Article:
Bob Hendry became one of GM's key negotiators involved in the setting up of its joint venture with Toyota in 1982. He stayed with the NUMMI joint venture for a further two years as its controller.
Now president of Saab, Bob Hendry constantly applies the Japanese techniques he learned from Toyota during his time with NUMMI. 'I found that I fitted in very well with the Japanese. They have a way of thinking and working that applies to absolutely everything, and I can't think of anything I do that has not been influenced by them,' says Hendry.
He was particularly impressed by the Japanese approach to problem-solving which he describes as all-encompassing. 'You take a problem and break it down to identify the process at fault and then focus on improving that process. It's an approach which takes an industrial engineering view but which applies it to the entire business,' he explains.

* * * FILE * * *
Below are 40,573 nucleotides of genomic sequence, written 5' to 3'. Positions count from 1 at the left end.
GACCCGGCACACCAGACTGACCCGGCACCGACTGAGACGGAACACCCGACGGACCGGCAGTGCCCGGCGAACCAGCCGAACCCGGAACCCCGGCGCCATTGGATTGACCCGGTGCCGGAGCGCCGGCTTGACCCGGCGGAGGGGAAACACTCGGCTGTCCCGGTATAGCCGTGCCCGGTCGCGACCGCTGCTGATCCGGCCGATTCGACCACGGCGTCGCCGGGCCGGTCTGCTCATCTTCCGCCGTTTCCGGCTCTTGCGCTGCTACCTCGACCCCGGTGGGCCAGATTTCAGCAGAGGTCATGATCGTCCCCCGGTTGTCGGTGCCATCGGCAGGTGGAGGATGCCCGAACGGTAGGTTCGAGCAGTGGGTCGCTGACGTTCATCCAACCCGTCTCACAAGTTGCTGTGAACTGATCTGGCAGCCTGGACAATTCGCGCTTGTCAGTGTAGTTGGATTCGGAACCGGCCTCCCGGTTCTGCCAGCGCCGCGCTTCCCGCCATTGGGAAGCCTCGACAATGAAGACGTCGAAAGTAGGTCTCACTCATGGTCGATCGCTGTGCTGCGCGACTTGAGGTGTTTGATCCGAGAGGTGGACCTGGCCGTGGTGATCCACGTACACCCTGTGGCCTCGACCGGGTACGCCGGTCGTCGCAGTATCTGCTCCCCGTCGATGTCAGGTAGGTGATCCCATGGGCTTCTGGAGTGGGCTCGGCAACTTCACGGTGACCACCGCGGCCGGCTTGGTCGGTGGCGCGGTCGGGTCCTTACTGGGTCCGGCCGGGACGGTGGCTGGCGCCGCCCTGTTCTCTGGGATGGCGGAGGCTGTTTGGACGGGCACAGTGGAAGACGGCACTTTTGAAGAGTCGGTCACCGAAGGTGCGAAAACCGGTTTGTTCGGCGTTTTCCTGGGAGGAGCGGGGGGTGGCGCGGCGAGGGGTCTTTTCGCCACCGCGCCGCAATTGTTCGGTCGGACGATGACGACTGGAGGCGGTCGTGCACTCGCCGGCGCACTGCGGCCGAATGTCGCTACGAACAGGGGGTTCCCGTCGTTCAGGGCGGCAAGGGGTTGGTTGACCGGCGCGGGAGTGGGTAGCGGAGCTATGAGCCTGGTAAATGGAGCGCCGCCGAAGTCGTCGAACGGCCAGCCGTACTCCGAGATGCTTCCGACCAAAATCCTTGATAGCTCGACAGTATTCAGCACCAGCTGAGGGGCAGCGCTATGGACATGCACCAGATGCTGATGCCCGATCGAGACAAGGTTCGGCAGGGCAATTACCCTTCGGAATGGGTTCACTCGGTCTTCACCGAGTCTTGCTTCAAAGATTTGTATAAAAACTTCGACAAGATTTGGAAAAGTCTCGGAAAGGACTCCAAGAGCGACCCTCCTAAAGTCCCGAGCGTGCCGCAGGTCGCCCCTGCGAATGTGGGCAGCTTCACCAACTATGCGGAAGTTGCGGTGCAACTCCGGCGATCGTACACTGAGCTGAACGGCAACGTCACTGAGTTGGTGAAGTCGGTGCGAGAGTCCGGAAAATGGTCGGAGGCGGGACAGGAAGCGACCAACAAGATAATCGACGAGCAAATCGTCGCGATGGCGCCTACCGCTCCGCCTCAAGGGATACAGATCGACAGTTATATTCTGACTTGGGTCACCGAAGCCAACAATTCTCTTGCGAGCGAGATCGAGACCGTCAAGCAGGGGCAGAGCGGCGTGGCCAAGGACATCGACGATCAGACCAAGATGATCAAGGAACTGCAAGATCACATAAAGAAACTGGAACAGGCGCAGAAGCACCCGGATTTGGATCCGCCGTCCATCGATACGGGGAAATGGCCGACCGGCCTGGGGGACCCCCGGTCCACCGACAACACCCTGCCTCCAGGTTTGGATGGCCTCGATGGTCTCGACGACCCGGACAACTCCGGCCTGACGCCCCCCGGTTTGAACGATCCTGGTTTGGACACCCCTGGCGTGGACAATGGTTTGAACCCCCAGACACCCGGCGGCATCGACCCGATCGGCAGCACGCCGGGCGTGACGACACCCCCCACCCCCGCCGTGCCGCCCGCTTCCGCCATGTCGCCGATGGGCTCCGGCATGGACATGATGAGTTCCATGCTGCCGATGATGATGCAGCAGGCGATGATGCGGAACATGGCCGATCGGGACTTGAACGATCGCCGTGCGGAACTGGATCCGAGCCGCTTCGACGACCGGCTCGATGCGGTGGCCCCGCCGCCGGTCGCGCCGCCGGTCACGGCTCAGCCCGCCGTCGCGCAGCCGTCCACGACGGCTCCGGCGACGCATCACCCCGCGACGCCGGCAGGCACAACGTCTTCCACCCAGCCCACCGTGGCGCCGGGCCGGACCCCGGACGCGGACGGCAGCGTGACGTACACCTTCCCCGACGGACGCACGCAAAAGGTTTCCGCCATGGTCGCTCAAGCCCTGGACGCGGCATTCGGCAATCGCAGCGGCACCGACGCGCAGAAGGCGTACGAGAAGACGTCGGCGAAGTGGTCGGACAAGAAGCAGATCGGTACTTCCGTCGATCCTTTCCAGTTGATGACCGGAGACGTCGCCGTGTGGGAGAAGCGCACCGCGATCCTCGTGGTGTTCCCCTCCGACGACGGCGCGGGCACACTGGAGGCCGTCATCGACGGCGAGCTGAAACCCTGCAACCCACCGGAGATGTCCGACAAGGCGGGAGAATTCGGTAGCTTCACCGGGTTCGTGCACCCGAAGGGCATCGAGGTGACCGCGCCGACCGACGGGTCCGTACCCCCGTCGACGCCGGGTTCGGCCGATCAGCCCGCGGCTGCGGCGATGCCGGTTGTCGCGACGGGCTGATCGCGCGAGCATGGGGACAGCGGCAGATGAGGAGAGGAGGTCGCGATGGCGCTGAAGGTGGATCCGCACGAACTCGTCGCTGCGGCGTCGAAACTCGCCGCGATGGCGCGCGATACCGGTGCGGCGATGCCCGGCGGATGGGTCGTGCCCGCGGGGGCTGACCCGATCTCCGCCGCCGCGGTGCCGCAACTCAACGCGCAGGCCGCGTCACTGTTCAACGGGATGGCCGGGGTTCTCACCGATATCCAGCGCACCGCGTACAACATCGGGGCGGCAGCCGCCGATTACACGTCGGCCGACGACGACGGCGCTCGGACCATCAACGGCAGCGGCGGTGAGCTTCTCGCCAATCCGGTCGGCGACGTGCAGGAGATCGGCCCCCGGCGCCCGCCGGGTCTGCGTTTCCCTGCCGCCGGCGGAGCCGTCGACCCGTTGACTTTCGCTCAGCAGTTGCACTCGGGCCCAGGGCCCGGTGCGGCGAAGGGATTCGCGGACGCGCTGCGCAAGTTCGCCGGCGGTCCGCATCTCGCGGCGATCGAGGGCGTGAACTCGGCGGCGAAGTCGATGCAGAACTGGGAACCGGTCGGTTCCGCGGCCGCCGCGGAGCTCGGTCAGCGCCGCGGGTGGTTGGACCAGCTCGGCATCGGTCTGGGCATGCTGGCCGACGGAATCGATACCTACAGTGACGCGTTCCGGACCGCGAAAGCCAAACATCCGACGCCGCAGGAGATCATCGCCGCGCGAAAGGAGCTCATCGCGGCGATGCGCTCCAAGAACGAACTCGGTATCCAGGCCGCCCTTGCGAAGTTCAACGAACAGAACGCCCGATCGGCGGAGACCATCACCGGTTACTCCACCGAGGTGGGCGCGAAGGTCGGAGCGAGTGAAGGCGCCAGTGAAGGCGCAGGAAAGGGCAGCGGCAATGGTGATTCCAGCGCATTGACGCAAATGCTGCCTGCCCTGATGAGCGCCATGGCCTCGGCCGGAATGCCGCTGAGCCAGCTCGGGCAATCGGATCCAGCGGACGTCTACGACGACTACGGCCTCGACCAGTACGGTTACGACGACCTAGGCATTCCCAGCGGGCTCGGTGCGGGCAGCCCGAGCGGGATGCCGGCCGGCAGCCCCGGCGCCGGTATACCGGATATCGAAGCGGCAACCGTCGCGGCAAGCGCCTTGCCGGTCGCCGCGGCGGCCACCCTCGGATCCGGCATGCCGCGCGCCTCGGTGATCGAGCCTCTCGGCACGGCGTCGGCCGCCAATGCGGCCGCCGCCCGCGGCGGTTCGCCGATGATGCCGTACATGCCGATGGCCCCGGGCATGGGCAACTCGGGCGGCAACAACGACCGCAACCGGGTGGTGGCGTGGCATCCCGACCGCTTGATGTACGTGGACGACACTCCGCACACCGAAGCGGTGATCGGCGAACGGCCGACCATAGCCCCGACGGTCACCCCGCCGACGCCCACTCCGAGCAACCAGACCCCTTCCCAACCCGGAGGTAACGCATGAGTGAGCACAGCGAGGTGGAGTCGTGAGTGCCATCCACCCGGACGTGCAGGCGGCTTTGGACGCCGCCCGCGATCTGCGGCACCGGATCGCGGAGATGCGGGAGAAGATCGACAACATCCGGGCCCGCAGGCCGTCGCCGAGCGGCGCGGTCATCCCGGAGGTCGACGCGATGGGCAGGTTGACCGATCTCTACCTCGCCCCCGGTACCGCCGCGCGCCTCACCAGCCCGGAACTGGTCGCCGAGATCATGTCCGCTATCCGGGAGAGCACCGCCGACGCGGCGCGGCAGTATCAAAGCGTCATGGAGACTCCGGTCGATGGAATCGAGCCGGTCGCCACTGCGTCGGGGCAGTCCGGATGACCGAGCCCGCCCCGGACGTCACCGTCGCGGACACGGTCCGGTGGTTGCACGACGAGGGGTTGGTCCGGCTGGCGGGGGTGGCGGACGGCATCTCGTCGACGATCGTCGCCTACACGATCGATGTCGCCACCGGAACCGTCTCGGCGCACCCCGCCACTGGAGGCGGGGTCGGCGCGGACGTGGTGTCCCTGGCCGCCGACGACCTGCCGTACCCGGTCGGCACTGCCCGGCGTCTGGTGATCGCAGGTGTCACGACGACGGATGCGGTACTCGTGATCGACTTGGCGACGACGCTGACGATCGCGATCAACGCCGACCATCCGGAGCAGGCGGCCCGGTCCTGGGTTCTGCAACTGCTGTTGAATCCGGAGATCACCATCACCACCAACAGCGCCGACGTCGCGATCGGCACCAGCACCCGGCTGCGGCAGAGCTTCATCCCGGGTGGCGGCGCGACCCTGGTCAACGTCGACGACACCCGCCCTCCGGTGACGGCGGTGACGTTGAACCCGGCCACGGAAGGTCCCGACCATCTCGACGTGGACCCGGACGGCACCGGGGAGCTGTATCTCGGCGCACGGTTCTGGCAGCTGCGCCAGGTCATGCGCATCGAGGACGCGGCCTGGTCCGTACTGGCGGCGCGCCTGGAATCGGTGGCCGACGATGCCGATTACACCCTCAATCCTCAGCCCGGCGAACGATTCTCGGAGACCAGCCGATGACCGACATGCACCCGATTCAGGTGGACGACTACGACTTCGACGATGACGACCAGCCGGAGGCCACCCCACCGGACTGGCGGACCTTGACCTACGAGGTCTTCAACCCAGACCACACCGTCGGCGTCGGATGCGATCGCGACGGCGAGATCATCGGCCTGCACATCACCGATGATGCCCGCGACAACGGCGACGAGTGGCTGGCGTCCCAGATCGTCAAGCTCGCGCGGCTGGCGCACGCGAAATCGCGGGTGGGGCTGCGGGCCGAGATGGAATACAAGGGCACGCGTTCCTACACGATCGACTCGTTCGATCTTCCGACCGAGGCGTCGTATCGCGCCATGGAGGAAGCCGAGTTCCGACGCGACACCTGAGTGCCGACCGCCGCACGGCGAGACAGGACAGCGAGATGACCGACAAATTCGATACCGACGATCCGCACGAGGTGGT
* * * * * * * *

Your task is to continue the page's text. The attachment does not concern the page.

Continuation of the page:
The team-working methods that are so favored by the Japanese are also invaluable, he adds. 'They are practices which enable the work force to function in a high state of readiness and to focus on common objectives.'
At Saab, Hendry currently faces a major challenge. When he joined the Swedish company at the beginning of August in 1996, his task was to mastermind the project to raise annual output from 100,000 units to 150,000 by 2000.
This is to be achieved, he says, by increasing the output of the existing plants, a goal in which Japanese lean manufacturing and lean organizational techniques have a role to play in a broad sense. Such techniques are of particular interest because they emphasize quality as well as productivity, he stresses.
Future product launches bringing Saab into new markets can also be expected. For example, next spring Saab will introduce a wagon, which will be the first time since the late 1970s that the company has made this type of vehicle.